mirage wrote:I am not very familiar with situation in Zen, but maybe because it one of the precious few ways to deal with numerous charlatans and crazies who appear out of nowhere proclaiming themselves to be enlightened teachers? Who can judge if a particular person is qualified to teach? His own teacher. How do we know this teacher is qualified himself? Supposedly because it was confirmed by his own teacher, and so on back to Buddha. I find this idea very attractive, even though it might not always work exactly that way in practice. But it is at least some insurance.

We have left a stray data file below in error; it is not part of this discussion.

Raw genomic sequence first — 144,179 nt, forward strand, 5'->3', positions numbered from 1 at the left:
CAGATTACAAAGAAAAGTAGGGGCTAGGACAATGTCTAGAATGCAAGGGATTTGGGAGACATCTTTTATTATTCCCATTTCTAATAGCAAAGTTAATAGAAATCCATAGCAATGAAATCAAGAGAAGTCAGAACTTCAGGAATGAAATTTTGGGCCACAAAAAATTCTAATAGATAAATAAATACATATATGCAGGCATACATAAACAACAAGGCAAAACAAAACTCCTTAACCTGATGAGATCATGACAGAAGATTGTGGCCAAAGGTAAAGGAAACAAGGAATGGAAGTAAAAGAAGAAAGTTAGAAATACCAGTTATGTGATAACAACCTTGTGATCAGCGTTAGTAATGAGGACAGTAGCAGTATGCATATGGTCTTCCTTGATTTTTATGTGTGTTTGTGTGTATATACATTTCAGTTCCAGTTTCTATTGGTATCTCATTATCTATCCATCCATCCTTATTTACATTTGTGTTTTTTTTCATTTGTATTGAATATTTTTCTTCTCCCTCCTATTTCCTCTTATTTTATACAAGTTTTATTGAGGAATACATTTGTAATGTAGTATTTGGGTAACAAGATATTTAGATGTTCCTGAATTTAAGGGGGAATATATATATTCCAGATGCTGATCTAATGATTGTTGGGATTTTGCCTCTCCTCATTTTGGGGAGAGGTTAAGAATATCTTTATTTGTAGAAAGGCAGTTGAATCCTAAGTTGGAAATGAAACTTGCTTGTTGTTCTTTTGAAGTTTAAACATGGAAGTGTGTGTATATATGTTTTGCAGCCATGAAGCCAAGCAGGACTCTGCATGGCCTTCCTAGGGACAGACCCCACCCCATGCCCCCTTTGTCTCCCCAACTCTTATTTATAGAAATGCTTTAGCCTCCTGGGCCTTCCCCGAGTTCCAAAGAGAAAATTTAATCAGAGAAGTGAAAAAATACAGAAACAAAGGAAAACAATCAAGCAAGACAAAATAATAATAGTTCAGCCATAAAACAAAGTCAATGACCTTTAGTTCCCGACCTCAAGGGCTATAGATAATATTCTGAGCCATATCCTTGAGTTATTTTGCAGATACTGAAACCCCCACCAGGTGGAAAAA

Since the lineage of confirming and authorising a teacher is broken, the transmission is given based on several reasons and not always connected to the receiver's inner realisation, and there are several examples of correctly transmitted teachers abusing the naive belief in transmission itself, it does not work as an guarantee for quality. Yes, people want to feel safe, but it's a false belief based on an illusion. On the other hand, if instead of blindly accepting the myth of transmission, they would take the time to actually study and contemplate the teachings and assess a teacher by his knowledge and behaviour, that could be a lot safer. In fact, both knowledge and behaviour are relatively easy to measure. As for those who believe that "enlightenment" is the single qualifying factor, that's a very narrow and simple view, especially when they have no idea what enlightenment is.